On a wet May morning I was travelling east on a Sylhet road, past Charkhai and Barhal, heading towards Zakiganj. To my right, as far as the eye could see, fields of freshly planted rice dripped with monsoon's vibrant green. There were rice fields to my left, too, and as the eye traversed further the green ended abruptly where blue mountains rose into the sky. Those mountains of Meghalaya and Assam ring Sylhet on the north and east, eventually becoming the Tripura Hills on the south-east.
A small brickfield was coming up on the left, and when I looked beyond it, I noticed something black standing in the water-logged field behind. I stopped the car and walked across the brickfield for a clear look. To my delight it was a Lesser Adjutant Stork, known as Madantak in Bangla – the largest bird in Bangladesh and a rare one considered officially Endangered.
The Lesser Adjutant is one of two storks living in Bangladesh. The other is the Asian Openbill Stork. (Several other species of storks have shown up here as vagrants; a couple more lived here before but no more.)
Storks are members of the Ciconiidae family with twenty-six species worldwide. They are large wading birds with long legs and neck and a wide wingspan. For example, the Marabou Stork of Africa has a wingspan of ten feet, same as the Andean Condor. Storks are mute, lacking the vocal anatomy needed to sing or make calls. However, for communicating they clatter their bills and make moaning sounds.
Storks eat mostly marine animals including fish, frogs and snails. Their bills are designed to allow them to trawl through shallow water while picking up prey; their tall legs help them wade.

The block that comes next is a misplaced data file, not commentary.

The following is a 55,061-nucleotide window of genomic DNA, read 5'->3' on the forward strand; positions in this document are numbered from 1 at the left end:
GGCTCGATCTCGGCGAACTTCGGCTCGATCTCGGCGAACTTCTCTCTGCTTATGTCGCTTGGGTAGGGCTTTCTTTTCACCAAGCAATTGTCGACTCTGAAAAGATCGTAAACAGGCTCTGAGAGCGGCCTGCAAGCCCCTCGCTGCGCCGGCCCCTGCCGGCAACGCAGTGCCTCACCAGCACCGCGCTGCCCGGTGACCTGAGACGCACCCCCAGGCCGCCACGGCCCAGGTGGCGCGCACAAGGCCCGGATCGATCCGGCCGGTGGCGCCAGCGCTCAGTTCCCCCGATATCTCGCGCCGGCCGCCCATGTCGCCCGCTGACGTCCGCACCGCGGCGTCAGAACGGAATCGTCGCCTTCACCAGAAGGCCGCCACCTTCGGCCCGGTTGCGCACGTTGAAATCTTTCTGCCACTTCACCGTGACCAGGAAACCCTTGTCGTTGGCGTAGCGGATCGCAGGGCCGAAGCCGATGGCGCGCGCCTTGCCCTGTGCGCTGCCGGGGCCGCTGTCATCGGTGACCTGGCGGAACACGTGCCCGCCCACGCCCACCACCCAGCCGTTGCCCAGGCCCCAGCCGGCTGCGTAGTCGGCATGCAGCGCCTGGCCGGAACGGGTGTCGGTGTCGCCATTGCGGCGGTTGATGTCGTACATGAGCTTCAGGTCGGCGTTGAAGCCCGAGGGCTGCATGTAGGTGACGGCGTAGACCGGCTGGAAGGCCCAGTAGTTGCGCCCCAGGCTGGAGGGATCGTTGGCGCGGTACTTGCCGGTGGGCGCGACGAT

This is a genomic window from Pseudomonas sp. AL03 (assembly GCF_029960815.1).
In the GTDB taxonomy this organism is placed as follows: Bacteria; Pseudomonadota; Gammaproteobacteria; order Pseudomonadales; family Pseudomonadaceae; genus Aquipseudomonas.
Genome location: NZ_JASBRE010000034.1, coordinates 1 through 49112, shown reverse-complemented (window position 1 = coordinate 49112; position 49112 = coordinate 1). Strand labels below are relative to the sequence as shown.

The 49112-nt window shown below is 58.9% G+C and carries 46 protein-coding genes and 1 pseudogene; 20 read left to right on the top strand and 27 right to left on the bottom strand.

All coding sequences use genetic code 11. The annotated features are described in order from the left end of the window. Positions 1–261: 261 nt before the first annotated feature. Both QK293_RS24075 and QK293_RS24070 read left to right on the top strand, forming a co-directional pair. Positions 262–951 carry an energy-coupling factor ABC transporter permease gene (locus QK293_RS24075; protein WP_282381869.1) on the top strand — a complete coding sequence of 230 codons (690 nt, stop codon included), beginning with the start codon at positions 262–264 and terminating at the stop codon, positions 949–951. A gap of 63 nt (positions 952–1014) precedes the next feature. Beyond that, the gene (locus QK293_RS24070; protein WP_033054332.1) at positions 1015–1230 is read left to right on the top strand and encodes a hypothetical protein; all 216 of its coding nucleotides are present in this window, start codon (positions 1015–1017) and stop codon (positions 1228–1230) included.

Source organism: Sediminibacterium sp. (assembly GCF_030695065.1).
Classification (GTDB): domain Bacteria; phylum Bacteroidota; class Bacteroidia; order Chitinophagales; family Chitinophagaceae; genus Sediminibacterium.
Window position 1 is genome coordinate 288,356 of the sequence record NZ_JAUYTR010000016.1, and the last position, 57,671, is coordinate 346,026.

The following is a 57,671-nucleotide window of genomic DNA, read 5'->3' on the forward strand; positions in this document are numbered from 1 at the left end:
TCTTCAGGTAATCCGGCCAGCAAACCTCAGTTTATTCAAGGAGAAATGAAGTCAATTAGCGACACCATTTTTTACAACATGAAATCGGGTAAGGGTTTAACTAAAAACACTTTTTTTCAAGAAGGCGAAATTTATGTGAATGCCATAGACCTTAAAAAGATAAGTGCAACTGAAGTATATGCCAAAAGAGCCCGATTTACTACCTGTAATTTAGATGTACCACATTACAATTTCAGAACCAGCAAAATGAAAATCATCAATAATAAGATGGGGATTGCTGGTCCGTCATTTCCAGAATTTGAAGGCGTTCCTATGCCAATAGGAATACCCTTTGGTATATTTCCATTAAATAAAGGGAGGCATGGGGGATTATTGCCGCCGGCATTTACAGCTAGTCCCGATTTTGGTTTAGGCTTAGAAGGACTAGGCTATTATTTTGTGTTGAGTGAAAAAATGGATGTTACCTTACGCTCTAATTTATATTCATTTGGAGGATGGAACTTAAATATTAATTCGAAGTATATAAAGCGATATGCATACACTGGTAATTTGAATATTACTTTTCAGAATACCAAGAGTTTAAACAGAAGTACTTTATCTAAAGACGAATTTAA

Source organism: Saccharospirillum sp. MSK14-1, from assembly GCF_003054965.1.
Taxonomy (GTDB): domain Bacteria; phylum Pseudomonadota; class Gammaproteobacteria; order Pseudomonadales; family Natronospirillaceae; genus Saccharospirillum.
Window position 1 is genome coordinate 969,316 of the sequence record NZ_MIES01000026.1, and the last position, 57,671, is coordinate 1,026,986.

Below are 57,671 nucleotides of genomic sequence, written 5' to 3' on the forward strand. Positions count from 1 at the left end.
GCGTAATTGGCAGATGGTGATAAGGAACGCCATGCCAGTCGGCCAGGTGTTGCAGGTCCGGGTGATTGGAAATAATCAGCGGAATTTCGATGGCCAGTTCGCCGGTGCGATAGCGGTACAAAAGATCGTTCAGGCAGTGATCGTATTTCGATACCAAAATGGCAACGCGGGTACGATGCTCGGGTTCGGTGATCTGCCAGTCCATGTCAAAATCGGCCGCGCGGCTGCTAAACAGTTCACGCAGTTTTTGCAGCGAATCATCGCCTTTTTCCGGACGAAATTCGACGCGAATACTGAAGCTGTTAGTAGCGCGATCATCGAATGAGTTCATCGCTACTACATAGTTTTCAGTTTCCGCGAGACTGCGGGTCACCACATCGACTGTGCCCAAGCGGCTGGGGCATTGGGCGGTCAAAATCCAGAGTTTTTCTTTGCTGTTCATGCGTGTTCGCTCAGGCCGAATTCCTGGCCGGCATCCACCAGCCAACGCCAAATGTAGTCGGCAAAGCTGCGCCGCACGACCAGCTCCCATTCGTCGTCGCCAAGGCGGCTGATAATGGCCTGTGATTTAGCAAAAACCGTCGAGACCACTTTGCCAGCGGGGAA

Because they return year after year to the same nest, storks are a good omen in many cultures. For example, in the USA, when a (human) baby is born, a stork is often shown symbolically as delivering the joyous package.
You can see Openbill Storks in many places in Bangladesh. In winter, flocks can be seen in Jahangirnagar University. The most interesting part about them is their bills. When closed, there is a small gap between them – hence the name “Openbill.” This gap is the subject of considerable scientific debate. Since the bird feeds mostly on molluscs it was thought that it uses its bill as a nutcracker, cracking open the mollusc. However, now it is known that it actually uses its lower bill to hold the mollusc in place while using the sharp end of its upper bill for severing the muscles that tie the mollusc's body to its shell.
The Lesser Adjutant is rarer. I saw one in Sundarban but it was too foggy for a clear photograph. So this was my first clear sighting. But as I got closer, it became nervous. Then it broke into a run and took flight. It flew gracefully despite its large awkward size and landed in a rice field about two hundred feet away. There it resumed its search for food at a safe distance from the human with the large black contraption in his hand.